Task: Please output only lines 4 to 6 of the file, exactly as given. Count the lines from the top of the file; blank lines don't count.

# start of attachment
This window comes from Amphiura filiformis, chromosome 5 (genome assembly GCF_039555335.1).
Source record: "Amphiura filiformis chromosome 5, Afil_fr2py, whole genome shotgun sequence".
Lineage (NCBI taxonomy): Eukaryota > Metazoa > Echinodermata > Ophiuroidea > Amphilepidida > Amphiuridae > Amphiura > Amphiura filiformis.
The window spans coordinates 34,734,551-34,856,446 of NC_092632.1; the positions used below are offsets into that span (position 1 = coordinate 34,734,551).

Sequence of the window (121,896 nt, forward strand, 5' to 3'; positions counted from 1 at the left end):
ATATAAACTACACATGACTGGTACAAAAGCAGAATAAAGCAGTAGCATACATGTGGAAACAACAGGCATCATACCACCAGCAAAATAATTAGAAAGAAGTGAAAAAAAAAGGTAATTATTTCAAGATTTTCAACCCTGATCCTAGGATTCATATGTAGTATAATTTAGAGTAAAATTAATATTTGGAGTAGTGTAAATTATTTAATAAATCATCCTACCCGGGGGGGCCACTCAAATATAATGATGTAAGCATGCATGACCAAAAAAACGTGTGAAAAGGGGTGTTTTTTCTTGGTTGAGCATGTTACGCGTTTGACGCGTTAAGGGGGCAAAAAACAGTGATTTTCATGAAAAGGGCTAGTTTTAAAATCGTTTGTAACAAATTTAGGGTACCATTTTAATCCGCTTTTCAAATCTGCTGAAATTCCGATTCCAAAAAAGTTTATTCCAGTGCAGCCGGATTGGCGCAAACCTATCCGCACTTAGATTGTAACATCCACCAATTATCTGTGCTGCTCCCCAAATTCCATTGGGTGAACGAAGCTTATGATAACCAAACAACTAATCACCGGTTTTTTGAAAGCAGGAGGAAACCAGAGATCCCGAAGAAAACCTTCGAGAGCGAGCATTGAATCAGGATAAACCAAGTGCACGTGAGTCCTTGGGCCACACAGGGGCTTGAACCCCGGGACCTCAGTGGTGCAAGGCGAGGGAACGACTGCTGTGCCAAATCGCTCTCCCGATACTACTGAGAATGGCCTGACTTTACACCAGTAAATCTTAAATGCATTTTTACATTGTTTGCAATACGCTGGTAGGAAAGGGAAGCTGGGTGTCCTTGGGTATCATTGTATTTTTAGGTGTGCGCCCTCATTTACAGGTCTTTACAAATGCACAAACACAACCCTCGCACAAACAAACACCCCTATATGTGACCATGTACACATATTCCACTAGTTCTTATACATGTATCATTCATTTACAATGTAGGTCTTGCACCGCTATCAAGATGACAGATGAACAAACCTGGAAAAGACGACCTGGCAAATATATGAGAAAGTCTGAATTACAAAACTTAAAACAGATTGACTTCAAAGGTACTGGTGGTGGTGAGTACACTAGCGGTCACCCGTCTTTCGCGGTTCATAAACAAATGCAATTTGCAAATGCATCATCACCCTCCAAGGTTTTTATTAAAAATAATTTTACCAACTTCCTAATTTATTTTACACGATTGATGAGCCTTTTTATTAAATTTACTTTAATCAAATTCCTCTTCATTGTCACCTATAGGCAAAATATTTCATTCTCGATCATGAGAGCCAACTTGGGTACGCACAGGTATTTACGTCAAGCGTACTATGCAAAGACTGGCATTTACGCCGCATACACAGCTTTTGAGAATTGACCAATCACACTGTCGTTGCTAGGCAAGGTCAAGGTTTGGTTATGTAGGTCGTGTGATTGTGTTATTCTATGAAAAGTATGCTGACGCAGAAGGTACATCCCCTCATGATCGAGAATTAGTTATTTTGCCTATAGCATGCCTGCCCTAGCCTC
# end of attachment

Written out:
The window spans coordinates 34,734,551-34,856,446 of NC_092632.1; the positions used below are offsets into that span (position 1 = coordinate 34,734,551).

Sequence of the window (121,896 nt, forward strand, 5' to 3'; positions counted from 1 at the left end):
ATATAAACTACACATGACTGGTACAAAAGCAGAATAAAGCAGTAGCATACATGTGGAAACAACAGGCATCATACCACCAGCAAAATAATTAGAAAGAAGTGAAAAAAAAAGGTAATTATTTCAAGATTTTCAACCCTGATCCTAGGATTCATATGTAGTATAATTTAGAGTAAAATTAATATTTGGAGTAGTGTAAATTATTTAATAAATCATCCTACCCGGGGGGGCCACTCAAATATAATGATGTAAGCATGCATGACCAAAAAAACGTGTGAAAAGGGGTGTTTTTTCTTGGTTGAGCATGTTACGCGTTTGACGCGTTAAGGGGGCAAAAAACAGTGATTTTCATGAAAAGGGCTAGTTTTAAAATCGTTTGTAACAAATTTAGGGTACCATTTTAATCCGCTTTTCAAATCTGCTGAAATTCCGATTCCAAAAAAGTTTATTCCAGTGCAGCCGGATTGGCGCAAACCTATCCGCACTTAGATTGTAACATCCACCAATTATCTGTGCTGCTCCCCAAATTCCATTGGGTGAACGAAGCTTATGATAACCAAACAACTAATCACCGGTTTTTTGAAAGCAGGAGGAAACCAGAGATCCCGAAGAAAACCTTCGAGAGCGAGCATTGAATCAGGATAAACCAAGTGCACGTGAGTCCTTGGGCCACACAGGGGCTTGAACCCCGGGACCTCAGTGGTGCAAGGCGAGGGAACGACTGCTGTGCCAAATCGCTCTCCCGATACTACTGAGAATGGCCTGACTTTACACCAGTAAATCTTAAATGCATTTTTACATTGTTTGCAATACGCTGGTAGGAAAGGGAAGCTGGGTGTCCTTGGGTATCATTGTATTTTTAGGTGTGCGCCCTCATTTACAGGTCTTTACAAATGCACAAACACAACCCTCGCACAAACAAACACCCCTATATGTGACCATGTACACATATTCCACTAGTTCTTATACATGTATCATTCATTTACAATGTAGGTCTTGCACCGCTATCAAGATGACAGATGAACAAACCTGGAAAAGACGACCTGGCAAATATATGAGAAAGTCTGAATTACAAAACTTAAAACAGATTGACTTCAAAGGTACTGGTGGTGGTGAGTACACTAGCGGTCACCCGTCTTTCGCGGTTCATAAACAAATGCAATTTGCAAATGCATCATCACCCTCCAAGGTTTTTATTAAAAATAATTTTACCAACTTCCTAATTTATTTTACACGATTGATGAGCCTTTTTATTAAATTTACTTTAATCAAATTCCTCTTCATTGTCACCTATAGGCAAAATATTTCATTCTCGATCATGAGAGCCAACTTGGGTACGCACAGGTATTTACGTCAAGCGTACTATGCAAAGACTGGCATTTACGCCGCATACACAGCTTTTGAGAATTGACCAATCACACTGTCGTTGCTAGGCAAGGTCAAGGTTTGGTTATGTAGGTCGTGTGATTGTGTTATTCTATGAAAAGTATGCTGACGCAGAAGGTACATCCCCTCATGATCGAGAATTAGTTATTTTGCCTATAGCATGCCTGCCCTAGCCTC